Happy Birthday: Critique of Dialectical Reason!


Celebrating its sixtieth birthday this year, and enjoying a new print run thanks to Verso Books, the first volume of Jean-Paul Sartre’s Critique of Dialectical Reason remains an enigma. Sartre is incontestably one of the 20th century’s most famous thinkers. Yet the Critique is perhaps the biggest flop in all of modern French philosophy. While very few people might have actually read Being and Nothingness cover to cover, it at least has a place on a large number of readers’ bookshelves. By contrast, almost no-one owns a copy of Sartre’s Critique. Should anyone bother engaging with its eight-hundred pages of nearly impenetrable prose today? I think so. In fact, I believe that the Critique’s insights into self, society and struggle all remain to be discovered and digested, in a world where its lessons are more vital than ever. What follows is a brief tour of the book’s main landmarks, which will hopefully help more readers explore this unfamiliar continent of Sartrean thought.

Dialectical Materialism

What is the Critique about? In a word, Marxism. While Sartre famously argued that Marxism was the unsurpassable horizon of our time,[1] he also thought that its fundamental concepts remained obscure. To remedy this, in the Critique Sartre presents an account of self and society that is far more abstract than Marx’s, but which in his eyes helps illuminate many of the dynamics that Marxists are most concerned with, chief among them class struggle.

The best way into the Critique’s complex movement is through the paradox of its title. How can one critique—that is, limit—dialectical reason if dialectics is a logic of totality, indeed of the totality? Sartre’s opening gambit is to claim, against Engels and some later Marxists, that the nature studied by scientists isn’t remotely dialectical: only human action is (27-32, 83-88). In other words, the sole domain in which the category of totality has any meaning—totality being the fundamental concept of dialectics—is human existence. For Sartre, we are fundamentally future- or goal-oriented beings: we perform all of our acts in light of an end. Sartre’s innovation in the Critique is to claim that this is what makes human action dialectical: the aim of our activity is a totality, while the steps we take to achieve it are this totality’s parts (80-83). Dialectics, as a logic of part-whole relations, can thus be applied to human action. By contrast, the objects that scientists study aren’t dialectical at all. Take a compound like water, with its two elements hydrogen and oxygen. In a part-whole dialectic, parts exist only insofar as they are parts of, precisely, a whole. Yet the hydrogen and oxygen atoms that make up water obviously exist in abstraction from this compound, which is therefore not a whole but rather an aggregate. Finally, while human action is oriented towards the future, physical objects are moved by causes flowing from the past.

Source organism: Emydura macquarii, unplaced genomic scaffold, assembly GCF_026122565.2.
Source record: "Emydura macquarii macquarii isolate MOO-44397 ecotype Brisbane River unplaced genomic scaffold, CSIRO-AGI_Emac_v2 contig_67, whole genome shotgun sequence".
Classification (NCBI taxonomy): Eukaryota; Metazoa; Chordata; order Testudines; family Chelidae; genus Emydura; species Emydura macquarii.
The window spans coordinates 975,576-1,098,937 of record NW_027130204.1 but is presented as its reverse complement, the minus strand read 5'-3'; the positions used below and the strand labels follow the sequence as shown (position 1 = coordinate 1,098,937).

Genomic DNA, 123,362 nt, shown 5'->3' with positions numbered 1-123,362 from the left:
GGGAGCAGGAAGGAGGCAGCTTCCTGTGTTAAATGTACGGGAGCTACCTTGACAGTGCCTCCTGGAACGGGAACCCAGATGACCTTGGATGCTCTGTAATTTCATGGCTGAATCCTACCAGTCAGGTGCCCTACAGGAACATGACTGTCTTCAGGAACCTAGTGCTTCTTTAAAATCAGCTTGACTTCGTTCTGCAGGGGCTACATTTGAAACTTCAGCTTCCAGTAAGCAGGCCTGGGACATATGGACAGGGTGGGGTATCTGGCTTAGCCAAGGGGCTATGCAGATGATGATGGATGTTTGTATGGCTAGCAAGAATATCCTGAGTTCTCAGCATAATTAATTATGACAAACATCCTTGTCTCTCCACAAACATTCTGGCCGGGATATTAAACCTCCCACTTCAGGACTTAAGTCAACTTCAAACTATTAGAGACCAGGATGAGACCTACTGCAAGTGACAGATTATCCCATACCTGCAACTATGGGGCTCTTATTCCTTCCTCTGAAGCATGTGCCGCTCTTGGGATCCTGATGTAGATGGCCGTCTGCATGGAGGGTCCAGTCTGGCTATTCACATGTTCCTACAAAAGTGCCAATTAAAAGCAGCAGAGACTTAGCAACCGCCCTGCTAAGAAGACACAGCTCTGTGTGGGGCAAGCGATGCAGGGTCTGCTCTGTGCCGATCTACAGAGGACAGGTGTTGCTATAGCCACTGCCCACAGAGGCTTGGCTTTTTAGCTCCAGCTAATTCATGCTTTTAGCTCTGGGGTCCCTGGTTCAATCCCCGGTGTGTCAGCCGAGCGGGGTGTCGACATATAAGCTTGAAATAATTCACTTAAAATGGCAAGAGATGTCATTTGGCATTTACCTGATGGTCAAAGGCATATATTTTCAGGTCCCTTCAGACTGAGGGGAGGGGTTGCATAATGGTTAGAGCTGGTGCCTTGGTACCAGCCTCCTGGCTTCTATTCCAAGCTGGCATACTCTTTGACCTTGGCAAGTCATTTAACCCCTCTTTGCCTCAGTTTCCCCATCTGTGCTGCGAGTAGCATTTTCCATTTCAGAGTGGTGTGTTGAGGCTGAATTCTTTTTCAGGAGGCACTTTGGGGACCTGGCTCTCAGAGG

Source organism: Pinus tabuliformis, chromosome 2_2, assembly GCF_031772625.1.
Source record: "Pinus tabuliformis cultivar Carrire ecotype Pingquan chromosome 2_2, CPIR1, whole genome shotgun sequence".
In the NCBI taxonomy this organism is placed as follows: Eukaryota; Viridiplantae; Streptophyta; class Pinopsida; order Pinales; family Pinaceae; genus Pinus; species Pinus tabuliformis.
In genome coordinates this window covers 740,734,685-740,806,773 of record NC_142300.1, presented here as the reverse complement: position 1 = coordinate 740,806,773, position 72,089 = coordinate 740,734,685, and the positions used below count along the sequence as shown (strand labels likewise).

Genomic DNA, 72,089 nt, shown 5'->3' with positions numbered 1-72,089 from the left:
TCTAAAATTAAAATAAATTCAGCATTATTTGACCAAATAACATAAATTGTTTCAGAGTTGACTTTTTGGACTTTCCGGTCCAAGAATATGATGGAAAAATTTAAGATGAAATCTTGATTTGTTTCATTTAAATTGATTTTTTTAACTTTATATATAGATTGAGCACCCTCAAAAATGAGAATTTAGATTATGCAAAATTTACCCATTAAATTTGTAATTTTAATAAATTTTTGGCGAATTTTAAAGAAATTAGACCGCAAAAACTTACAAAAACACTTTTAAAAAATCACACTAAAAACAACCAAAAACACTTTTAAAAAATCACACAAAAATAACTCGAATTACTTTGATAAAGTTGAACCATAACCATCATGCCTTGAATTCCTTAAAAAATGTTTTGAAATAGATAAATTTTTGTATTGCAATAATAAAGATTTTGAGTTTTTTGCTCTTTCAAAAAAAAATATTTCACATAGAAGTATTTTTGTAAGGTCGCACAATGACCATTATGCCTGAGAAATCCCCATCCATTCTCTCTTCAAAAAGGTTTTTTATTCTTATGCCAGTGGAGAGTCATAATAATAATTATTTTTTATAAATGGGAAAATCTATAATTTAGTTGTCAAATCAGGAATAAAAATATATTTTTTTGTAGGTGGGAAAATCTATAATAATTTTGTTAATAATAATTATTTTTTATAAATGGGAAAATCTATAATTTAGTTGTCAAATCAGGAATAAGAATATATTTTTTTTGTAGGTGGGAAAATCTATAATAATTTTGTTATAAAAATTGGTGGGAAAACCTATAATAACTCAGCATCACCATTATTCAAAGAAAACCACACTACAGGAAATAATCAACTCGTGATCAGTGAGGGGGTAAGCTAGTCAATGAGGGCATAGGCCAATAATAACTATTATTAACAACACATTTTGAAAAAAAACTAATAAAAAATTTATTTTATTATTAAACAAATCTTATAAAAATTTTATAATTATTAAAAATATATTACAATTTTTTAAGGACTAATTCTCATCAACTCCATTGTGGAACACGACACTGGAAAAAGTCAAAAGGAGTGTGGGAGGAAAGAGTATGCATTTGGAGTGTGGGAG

Naturally, Sartre recognises that we too are physical beings. Indeed, if we are to act on the world to fulfill our needs we must use our bodies as mechanical systems. Pursuing our ends dialectically means engaging with inert matter. Yet this leads to what Sartre considers an absolutely fundamental form of alienation, which he explains most powerfully in the Critique through the example of deforestation in early to mid-20th century China (161-163). Sartre notes that when an individual farmer cuts down trees, they are acting dialectically—that is, in light of an end, which is here the transformation of virgin forest into arable land. At the same time, their action is inscribed in inert matter, which is indifferent to the farmer’s future-oriented project and is subject to the reign efficient causality. At this level, the farmer’s activity loosens the soil, which eventually ends up in the river system. Over time, this soil collects at certain points, raising the water level and producing the floods that ultimately destroy the farmer’s crops. While for the farmer cutting down a tree was an entirely positive achievement, its inscription in inert matter meant that it produced an outcome that was the exact opposite of what he intended to achieve.

Worked Matter and Its Exigencies

Our engagement with inert matter isn’t always so negative, however. For instance, by creating tools—themselves physical objects—we can better manipulate our surrounding environment. Sartre calls any entity produced by human beings to achieve a certain end “worked matter” (71, 122-3, 152, 185-6). With worked matter, a peculiar inversion seems to occur: the physical object becomes like a human subject since it projects a possible future and summons the subject to bring it about. While the subject is active in creating the tool, they are now passive since they must do whatever worked matter demands: they must respond to what Sartre calls its “exigencies” (186-193). Sartre insists that worked matter not only produces the subject’s actions: it also motivates their thoughts. Sartre’s key example here is the anarcho-syndicalist ideology of workers in a late-19th century factory operating with a universal machine like a lathe (239-246). Since such a machine implies a division and hierarchy of labour—a single, highly-skilled worker operates the machine while a small army of unskilled workers supports them—it seems to produce two different humanities, one of which comes to appear as more worthy of respect than the other, and whose exploitation is therefore more egregious. This idea then feeds into workers’ militancy, with skilled workers taking on leadership roles and often showing contempt for their less skilled comrades. Far from reflecting the workers’ spontaneous ideas about humanity and politics, however, these ideas are in fact the machine’s ideas, which the workers interiorise in their engagement with worked matter’s exigencies.